Millspaugh receives community service for fatal accident

December 4, 2012

“I am truly sorry for what I have taken from you.”

LUDINGTON – It was an emotional morning in 79th District Court today as Matthew Millspaugh of Ludington received his sentence from Judge Peter Wadel. Millspaugh was sentenced for the accidental motor vehicle deaths of Carol and Gary Berenbrock of Conklin.

Both sides, however, handled the sentencing with dignity, respect and understanding. Following the sentencing, members of the Berenbrock family introduced themselves and hugged Millspaugh, and his wife, Christa in the hallway of the Mason County Courthouse.

On Sunday, May 27, 2012 Millspaugh was driving south on U.S. 31 near Fountain Road. He momentarily took his eyes off the road. When he looked back up, a truck had stopped in front of him, so he steered his vehicle to the left, crossing the center line into the path of the Berenbrock’s motorcycle.

For his actions, Millspaugh was sentenced to a misdemeanor with one year discretionary jail time over two years, meaning he will only serve in jail if the judge feels it’s necessary. Millspaugh also received $580 in fines and 150 hours of community service.

Matthew Millspaugh, 41, lives in Ludington and is a teacher and coach at Mason County Eastern schools. He has coached successful girls basketball teams for many years. He is also close to his students. On May 27, he was returning from a graduation open house of one of his students.

Shannon Berenbrock, the victims’ daughter, addressed the court.

“It broke my heart that day… I feel like I’m trapped in a nightmare. My parents should be here but nothing can bring them back. I cannot find it in my heart to forgive you.” Shannon Berenbrock was crying throughout her statement and parts of it were difficult to understand.

Ryan Glanville, Millspaugh’s attorney, also addressed the court.

“No words can be said to make the friends or family feel better. That day impacted everybody in this room significantly. Matt is a loving husband, father and son.”

Finally, a tearful Millspaugh addressed the court recalling that day as friends and family of the Berenbrocks and his friends and family observed.

“I was involved with a horrific auto accident on May 27 in which two people I did not know were killed,” he said. “I was heading south on 31 past Fountain and briefly looked away, a mistake that changed the lives of so many people. When I looked back at the road, a truck had stopped in the middle of the road. I made a split second decision. It was the wrong decision as I swerved to miss the truck and I went into the lane of traffic and collided with a motorcycle. To this day I do not know why I swerved to the left and not to the right. I was not on the telephone, nor was I drinking or doing anything else that may be considered illegal while driving.

“I’m struggling most with the fact that I have taken away from other people’s lives a daughter, a son, sister and brother, a wife, a husband, a mother, a father, a grandmother or a grandfather. This is something I will live with the rest of my life. I cannot even imagine the amount of pain and agony that I have caused the victims’ family. I know there will be a long road to healing for most everybody affected by this accident.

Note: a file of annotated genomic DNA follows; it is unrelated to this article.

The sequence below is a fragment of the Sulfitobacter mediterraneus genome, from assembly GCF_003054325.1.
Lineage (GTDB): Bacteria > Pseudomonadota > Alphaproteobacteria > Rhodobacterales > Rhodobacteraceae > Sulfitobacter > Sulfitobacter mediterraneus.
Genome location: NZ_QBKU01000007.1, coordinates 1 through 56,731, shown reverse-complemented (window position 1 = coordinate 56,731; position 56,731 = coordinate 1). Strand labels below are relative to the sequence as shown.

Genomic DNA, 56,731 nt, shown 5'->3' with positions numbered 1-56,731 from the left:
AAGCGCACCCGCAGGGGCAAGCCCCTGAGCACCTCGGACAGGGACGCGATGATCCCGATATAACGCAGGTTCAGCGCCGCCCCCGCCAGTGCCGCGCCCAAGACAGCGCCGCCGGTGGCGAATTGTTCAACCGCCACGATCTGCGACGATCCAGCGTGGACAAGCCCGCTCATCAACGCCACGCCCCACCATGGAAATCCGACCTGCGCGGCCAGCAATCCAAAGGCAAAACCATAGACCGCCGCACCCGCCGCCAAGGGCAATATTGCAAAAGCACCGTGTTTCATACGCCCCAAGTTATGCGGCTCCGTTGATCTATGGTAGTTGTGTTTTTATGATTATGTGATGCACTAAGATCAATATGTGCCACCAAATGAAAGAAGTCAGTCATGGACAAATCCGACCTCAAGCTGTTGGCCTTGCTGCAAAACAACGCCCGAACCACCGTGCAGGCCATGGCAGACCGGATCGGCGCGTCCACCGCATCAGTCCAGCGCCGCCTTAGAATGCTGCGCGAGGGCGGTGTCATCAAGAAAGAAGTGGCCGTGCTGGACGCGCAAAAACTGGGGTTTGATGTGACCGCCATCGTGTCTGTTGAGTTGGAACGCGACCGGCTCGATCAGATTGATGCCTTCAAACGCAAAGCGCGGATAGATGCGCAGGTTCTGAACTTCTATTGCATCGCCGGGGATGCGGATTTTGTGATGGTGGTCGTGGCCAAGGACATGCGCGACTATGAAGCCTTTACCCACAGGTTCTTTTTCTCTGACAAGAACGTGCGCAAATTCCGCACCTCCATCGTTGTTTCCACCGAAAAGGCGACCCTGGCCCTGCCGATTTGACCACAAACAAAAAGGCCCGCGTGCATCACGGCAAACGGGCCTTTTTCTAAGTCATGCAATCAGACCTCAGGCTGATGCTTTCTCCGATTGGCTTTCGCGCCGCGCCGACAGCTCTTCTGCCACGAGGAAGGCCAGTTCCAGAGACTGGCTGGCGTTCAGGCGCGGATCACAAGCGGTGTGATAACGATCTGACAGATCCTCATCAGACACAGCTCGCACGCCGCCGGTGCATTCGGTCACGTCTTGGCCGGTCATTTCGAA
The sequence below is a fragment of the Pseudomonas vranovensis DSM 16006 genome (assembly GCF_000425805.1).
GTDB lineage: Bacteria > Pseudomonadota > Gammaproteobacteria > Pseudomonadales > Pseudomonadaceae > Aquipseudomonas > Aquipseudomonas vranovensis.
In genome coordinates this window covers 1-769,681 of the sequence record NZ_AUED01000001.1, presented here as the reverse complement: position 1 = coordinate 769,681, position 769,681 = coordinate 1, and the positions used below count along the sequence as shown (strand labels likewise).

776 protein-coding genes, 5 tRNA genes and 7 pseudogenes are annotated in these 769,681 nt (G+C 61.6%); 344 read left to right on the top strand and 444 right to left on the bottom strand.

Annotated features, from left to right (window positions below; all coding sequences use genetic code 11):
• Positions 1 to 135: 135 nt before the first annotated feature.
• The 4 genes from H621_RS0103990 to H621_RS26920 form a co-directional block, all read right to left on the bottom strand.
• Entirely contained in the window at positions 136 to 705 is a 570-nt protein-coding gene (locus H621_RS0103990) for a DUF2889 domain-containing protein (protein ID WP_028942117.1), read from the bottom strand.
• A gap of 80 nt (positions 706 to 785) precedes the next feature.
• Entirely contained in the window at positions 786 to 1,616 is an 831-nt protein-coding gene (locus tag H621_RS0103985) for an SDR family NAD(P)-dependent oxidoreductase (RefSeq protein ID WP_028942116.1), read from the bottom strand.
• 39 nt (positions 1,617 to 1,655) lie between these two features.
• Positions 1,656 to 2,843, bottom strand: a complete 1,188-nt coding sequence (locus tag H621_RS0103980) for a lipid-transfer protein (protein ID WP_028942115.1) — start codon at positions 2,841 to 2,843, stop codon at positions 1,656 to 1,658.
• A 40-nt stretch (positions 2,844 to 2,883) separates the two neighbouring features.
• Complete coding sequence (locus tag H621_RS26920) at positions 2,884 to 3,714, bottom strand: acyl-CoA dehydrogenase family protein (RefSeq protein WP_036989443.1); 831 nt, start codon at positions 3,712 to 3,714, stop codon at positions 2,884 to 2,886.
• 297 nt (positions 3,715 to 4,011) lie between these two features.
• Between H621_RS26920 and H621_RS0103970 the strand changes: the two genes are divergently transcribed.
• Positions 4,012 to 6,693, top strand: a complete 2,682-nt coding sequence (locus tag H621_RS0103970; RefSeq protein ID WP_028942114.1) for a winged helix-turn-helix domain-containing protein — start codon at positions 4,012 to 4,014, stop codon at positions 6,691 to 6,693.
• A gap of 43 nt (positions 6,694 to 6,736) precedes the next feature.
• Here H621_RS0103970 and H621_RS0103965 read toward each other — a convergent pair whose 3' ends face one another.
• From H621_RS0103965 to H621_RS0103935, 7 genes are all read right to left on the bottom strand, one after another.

“I am truly sorry for what I have taken from you. This brief lack of concentration on my part took the lives of two people who have done nothing wrong. There is nothing I can say that would remove the pain. I also wonder why this happened to the Berenbrocks or why it happened to me. I do not think I am a bad person as I also am a son, a brother, a husband and a father. I have no idea how to help you heal from the hurt I have caused you. I do want to offer my deepest apologies for my actions. I do hope from time you can gain some closure. Saying I am sorry doesn’t seem like enough to say but once again I am sorry for your loss and my involvement.”

Prosecutor Paul Spaniola had requested the above sentence in a plea bargain. At the request of the family, Spaniola had also requested Millspaugh pay for funeral expenses. Judge Wadel turned that request down, based on a civil settlement that had already been resolved.

“These are perhaps the most difficult of cases because of the suffering that the families and individuals have had to endure,” Wadel told the court. “There is no amount of justice that can be rendered that can restore two loved ones. We have a thing the legislature does to give us guidance but that doesn’t take care of human life and the one brief second two very fine people paid the ultimate price.

“We have good, decent people all over this case, unlike many cases I experience where somebody is quite palpable of criminal behavior.

“I truly feel for your loss, the loss each of you experienced.

“We have options like fines and costs, jail. I look at the reasons for imposing a number of those things for penalties, which bring about punishment for crimes committed. Jail is a chance to give a person time to reflect on a crime. I guess I’m at a point in this case and in reviewing everything submitted, I have to conclude that jail is not the best option here. I’m not going to impose any upfront jail time as long as in the next two years you don’t violate any laws.

“You already perform a great service to this community and I’m going to add 150 hours in community service to be performed over the next two years. The thing that I can get better out of you than jail is more community service. I think that will benefit the community and the Berenbrocks’ names.”


Editorial note: The MCP chose not to photograph the sentencing of Matt Millspaugh. We believe our reasons are explained in the context of the article.



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